Home / General News / Government targets reliable electricity in next three years

Government targets reliable electricity in next three years

Share this with more people!

Prof. Akabsaa - Chief Director, Ministry of Energy
Prof. Akabsaa – Chief Director, Ministry of Energy

Government said on Tuesday it plans to achieve a well-reformed and reliable electricity sector in the next three years by boosting generation capacity, improving transmission and enhancing distribution.

Professor Thomas Akabzaa, Chief Director, Ministry of Energy, said the government has put in place medium to long-term programmes and projects to ensure that its generation target of 5,000MW was met to ensure reliable energy supply by 2016.

Mr Akabzaa was speaking at the Ghana Employers’ Association Chief Executives’ Breakfast meeting in Accra to discuss the country’s energy problems and share ideas and views on how the crisis could be dealt with.

He said government was working to deal with the current electricity challenges, adding that, the restoration of gas supply from Nigeria at the end of April would provide some respite as Sunon Asogli power plant, which relies solely on gas comes back on stream.

Besides, there are negotiations with the Nigerians suppliers to meet their contractual gas supply obligations.

Prof Akabzaa said there were plans to fast track the development of other gas fields to supplement gas supply from the jubilee field.

Mr Terrance Darko, President of the Ghana Employers Association, said the demand for energy continues to outstrip supply and strenuous efforts must be made to reverse the trend so that the competitiveness of Ghana as an investment destination for prospective investors is not undermined.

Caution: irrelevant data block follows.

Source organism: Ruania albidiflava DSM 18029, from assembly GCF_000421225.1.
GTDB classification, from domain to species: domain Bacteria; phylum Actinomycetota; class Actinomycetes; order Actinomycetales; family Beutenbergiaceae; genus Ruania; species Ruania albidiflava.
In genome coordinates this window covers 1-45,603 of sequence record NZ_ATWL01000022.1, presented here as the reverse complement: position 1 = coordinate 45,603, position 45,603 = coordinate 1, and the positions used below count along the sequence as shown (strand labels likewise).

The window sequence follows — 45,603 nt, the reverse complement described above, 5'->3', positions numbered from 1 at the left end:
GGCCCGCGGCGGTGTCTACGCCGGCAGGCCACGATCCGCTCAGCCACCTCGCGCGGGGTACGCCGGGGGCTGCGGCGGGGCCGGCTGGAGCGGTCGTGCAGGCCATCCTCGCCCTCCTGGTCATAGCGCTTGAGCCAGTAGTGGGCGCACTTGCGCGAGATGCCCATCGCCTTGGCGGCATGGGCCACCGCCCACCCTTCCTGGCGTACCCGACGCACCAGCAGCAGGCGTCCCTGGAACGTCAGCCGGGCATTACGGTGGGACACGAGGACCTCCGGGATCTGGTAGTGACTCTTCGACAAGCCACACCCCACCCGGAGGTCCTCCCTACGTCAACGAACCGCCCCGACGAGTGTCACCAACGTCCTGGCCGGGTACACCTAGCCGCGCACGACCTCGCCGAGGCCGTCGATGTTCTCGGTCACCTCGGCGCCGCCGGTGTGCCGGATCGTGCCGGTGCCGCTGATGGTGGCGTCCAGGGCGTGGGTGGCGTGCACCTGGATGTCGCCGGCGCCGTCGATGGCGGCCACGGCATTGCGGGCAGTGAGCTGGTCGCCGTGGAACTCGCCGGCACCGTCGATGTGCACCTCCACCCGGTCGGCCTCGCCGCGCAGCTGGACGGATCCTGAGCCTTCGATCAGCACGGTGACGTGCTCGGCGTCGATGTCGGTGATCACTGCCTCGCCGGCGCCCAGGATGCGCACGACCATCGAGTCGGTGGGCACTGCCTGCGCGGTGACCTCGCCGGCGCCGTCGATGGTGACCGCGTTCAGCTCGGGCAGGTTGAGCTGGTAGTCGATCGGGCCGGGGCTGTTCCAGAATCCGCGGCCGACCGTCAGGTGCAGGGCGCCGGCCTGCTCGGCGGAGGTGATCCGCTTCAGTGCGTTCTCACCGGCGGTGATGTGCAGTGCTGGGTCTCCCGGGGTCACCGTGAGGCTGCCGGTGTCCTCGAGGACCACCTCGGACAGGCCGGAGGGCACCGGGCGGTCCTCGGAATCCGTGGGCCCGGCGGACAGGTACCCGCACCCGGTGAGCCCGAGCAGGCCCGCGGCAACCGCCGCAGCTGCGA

“We are all witnesses to the current state of irregular, unreliable and expensive electricity supply to business and industry as well as domestic consumers.

“There is no doubt that business, especially, those within the manufacturing sector have been severely hit during this period of the energy crisis,” he said.

Mr Darko said businesses were recording lower capacity utilisation levels, higher production costs, associated with acquisition and operation of high-cost industrial stand-by generators, and loss of jobs.

In order to mitigate production losses on account of lower access to energy, a number of companies have acquired alternate sources of power generation, he said, adding that, this was leading to higher operational costs, revenue shortfalls and lower profitability.

Mr Darko urged the government to show commitment by formulating and implementing pragmatic and achievable medium to long-term policies and measures to augment the country’s energy supply needs in order to forestall any occurrence of the energy crisis.

Besides, government must deepen the engagement with the private sector on the Public-Private Partnership on Energy through mutually beneficial rules, policies and regulations that attracts investments to the energy sector, he added.

Source: GNA

Share this with more people!

Check Also

Prof. Alex Dodoo sworn in as President of African Organisation for Standardisation

The Director General of the Ghana Standards Authority (GSA), Professor Alex Dodoo, has been sworn …

One comment

  1. IT A SHAME SINCE DR. NKRUMAH GHANA DIDN’T REVAMP ALL NECESSARY INFRASTRUCTURES THAT WAS LEFT TO DECADES AGO. AND BEHIND THE A BALL DUE TO MISMANAGEMENT. EVERYONE KNOWS YOU CAN NEVER LEAVE IN ONES COUNTRY TO FILL BETTER IF YOURS CONTINUES TO RUN LIKE NOTHING